Everyone’s doing it right now, it’s become like drinking craft cocktails from mason jars, slapping pineapples on all your accessories or eating quinoa in everything.
Yep, podcasting is the new DIY butter kit, easy enough anyone can do it at home. So, just like 500,000 other people/groups, my friend Omar started a podcast and asked me to come on.
I’m basically a whore for any situation in which I can speak/sing into a mic so it took precisely .23 seconds to say yes. The podcast is Arts Review and Commentary (ARC)– a great show that acknowledges art does not exist in a vacuum. Omar goes beyond reviews of movies, TV and theater, by contextualizing them in the world in which we live. Two great episodes to check out are Episode 48: #metoo in the Performing Arts and the thought-provoking Episode 26: Entertainment in the Nuclear Age and Godzilla.
One night my favorite Crazy Ex, Phil, and I talked about how much we love CW’s Crazy Ex-Girlfriend and should we start a podcast? That’s when Omar invited us to join him and talk about the show and mental health in general.
Easy peazy, I mean, I live tweet Crazy Ex-Girlfriend and I’m an advocate for mental health–especially #endthestigma and #IDontMind. Not to mention, we all know I can’t get enough of the sound of my own voice, so this seemed like the perfect way to spend a Sunday evening with friends.
We showed up at the studio and, you can see by the photos here, he’s not effing around. There were three high-quality mics, tons of wires and knobs and a Mac… it looked impressive and suddenly I worried that not having any written notes and bringing two bottles of wine with me weren’t the “professional” thing to do.
After soundcheck, and a bottle of Bulgarian Cabernet, we went live. Omar did his usual intro and then looked to me to introduce myself and, I swear to you, I froze. What is my name, and why am I here? I felt a bit better knowing it took him three tries to do his intro properly. Thank god for editing!
It was fun, once I got comfortable. We started off talking about mental health and how it’s portrayed in TV and films, especially compared to our personal experiences. This was the time for me to really get on my soapbox–I probably droned on for five full minutes–I imagine a good deal of that will end up on the cutting room floor.
After that we narrowed in on Crazy Ex-Girlfriend and this is where the fun really began. We are theater people, Omar and I actually do musical theater, so we wandered off on favorite musical numbers (mine is a tie between “Tap That Ass” and “Unfortunately, I Want To Have Sex With You”); a particularly spirited game of Marry/Bang/Kill various characters (Marry Greg, Bang Heather, Kill Josh) and general thoughts on the show.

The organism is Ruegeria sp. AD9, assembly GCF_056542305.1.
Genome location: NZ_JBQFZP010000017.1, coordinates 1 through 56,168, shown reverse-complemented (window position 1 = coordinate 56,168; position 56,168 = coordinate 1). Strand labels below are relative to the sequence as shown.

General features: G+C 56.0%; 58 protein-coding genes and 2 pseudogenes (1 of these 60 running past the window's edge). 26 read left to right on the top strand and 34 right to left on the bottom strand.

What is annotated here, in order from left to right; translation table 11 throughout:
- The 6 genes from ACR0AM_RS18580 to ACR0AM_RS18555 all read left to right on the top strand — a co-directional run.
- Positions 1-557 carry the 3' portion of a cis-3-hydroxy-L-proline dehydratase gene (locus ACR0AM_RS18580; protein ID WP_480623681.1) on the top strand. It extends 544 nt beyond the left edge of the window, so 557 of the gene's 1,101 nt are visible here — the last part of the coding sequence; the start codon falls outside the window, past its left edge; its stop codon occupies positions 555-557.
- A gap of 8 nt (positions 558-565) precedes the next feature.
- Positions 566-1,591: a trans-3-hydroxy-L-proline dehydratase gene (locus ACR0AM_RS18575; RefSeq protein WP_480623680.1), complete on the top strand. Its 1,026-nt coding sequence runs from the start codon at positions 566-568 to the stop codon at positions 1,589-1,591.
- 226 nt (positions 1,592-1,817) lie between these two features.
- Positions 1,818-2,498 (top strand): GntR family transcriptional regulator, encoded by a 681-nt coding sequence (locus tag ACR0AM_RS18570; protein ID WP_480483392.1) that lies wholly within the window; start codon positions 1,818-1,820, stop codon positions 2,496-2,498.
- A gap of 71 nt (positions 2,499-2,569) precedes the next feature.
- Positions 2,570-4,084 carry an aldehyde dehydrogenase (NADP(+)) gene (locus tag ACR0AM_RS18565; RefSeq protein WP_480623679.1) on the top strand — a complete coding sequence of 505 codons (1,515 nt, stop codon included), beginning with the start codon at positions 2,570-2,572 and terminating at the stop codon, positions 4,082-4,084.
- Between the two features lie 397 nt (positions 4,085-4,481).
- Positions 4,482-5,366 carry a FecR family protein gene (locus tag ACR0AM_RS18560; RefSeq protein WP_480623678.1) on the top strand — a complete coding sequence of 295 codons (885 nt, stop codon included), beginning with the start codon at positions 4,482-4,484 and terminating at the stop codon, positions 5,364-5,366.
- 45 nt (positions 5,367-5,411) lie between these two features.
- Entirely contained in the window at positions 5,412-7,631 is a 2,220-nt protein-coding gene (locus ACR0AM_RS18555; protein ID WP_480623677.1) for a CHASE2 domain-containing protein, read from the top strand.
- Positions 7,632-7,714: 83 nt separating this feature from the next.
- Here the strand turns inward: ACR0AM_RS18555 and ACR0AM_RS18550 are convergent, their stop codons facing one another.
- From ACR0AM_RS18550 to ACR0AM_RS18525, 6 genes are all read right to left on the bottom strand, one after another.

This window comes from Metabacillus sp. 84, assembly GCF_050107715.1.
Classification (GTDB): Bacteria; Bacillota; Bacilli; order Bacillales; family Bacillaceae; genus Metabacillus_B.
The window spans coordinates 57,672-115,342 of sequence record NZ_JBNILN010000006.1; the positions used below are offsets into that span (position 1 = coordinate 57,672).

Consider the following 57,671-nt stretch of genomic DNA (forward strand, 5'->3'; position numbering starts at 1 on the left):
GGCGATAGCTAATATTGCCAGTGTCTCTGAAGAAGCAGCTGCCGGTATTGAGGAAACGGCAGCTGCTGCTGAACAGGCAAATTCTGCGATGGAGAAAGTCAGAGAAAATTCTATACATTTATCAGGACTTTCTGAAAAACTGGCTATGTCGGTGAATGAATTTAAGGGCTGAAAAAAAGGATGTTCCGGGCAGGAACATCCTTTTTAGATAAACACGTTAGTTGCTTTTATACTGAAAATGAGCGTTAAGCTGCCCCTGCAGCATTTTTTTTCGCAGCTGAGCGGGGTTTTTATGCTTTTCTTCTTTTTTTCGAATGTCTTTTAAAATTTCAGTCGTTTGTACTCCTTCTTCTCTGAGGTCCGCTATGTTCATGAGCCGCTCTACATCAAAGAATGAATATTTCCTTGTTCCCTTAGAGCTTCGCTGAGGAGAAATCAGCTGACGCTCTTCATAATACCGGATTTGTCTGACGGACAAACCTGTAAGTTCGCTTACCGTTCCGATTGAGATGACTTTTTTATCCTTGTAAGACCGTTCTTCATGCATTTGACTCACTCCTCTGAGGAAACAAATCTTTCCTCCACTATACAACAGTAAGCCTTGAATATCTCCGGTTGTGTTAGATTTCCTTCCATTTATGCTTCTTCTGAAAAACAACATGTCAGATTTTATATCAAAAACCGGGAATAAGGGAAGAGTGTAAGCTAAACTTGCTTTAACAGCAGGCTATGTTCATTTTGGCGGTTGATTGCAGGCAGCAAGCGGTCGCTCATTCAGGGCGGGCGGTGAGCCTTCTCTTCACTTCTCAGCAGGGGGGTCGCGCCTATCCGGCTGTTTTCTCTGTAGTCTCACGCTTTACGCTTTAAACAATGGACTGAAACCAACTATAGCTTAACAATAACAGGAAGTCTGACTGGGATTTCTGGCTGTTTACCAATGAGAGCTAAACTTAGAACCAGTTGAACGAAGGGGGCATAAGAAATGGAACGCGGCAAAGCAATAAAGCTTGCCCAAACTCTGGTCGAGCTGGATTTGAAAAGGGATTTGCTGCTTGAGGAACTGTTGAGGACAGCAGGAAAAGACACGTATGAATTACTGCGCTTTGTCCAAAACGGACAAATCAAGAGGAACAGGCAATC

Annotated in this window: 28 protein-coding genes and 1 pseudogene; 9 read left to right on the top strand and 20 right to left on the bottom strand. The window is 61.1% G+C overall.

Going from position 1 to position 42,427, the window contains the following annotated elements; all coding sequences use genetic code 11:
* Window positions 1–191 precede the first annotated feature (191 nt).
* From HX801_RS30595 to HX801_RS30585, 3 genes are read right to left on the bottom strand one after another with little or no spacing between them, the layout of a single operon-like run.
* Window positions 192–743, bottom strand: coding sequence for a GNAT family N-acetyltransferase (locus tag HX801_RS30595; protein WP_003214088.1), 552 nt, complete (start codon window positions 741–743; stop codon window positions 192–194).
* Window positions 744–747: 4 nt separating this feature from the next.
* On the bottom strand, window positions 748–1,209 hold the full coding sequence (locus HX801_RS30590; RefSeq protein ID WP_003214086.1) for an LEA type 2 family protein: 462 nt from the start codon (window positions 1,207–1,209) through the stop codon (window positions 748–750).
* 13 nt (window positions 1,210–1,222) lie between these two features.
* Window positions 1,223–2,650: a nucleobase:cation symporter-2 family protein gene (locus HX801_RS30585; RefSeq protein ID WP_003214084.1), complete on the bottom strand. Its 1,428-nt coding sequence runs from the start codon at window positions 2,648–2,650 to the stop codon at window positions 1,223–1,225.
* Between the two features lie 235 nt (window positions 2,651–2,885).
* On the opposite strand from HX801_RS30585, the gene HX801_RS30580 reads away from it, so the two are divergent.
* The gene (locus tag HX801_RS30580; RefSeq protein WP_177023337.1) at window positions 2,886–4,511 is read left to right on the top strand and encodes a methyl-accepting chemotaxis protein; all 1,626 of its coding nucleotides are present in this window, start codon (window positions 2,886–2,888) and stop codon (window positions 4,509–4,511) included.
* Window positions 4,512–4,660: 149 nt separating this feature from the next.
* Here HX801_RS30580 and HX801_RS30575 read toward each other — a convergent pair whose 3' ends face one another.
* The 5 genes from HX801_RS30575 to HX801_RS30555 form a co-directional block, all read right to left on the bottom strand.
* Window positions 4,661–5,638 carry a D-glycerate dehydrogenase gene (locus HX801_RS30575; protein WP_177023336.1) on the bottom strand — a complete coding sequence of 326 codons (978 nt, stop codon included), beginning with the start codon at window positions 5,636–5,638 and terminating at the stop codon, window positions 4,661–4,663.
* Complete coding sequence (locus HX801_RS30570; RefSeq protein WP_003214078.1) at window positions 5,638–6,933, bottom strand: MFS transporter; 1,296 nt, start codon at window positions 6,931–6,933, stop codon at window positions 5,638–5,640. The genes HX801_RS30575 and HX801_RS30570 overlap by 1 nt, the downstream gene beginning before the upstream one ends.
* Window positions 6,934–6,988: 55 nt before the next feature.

Then, the real question: how do we feel about how this show portrays mental illness. Here is where it got tricky. I didn’t know what to say next, because we’d literally talked/recorded for about 90 minutes at that point. With the average episode being 40 minutes long, who knows what will be included?
And that’s where the really scary part of being a guest on a podcast comes in: I don’t know what will make the final cut. Hell, I don’t even really know everything I said. Sometimes we just got to chatting and laughing and forgot the mics were even on, and it’s insane to me that I don’t know what’s going to be used. Will it be our in-depth conversation about the brilliance of the song
“My Diagnosis,” in which Rachel finally feels like her diagnosis gives her the power to fight back? Or is it going to be me talking about how the most relatable song this season, so far, has been the one about her mom called “Maybe She’s Not Such a Heinous Bitch After All?”
I’m fascinated by the process, I’m excited to find out what is produced, and I loved the conversation we had and the topics we addressed. But I wasn’t prepared for this feeling of vulnerability, not stemming from the very personal stories we told or the songs we (well, I) sang, but from turning over these stories and conversations to someone else. It’s so strange to sit there and talk about your life and your thoughts and emotions and just say, “Here, friend. Take this and make it cohesive and interesting and real and reflective of your vision for your show.” That’s what it is, his show. It’s his mission statement, his story to shape and to tell. I have worn a string bikini on stage for 300 people and didn’t feel quite so naked as I did with this process. Luckily, I trust Omar. His show is really well done. It is thoughtful, never exploitative and, at least in a podcast, I have no worries about a wardrobe malfunction.
Follow Arts Review and Commentary on Facebook for updates and watch for this episode, #50, to air Sunday, February 18th.
So, TNWU community, who among you has a podcast? Has been on a podcast? Am I being a total drama queen for the sake of storytelling? Also, is it weird that as strange as this made me feel, I’m kind of feeling addicted and brainstorming ideas for a podcast of my own?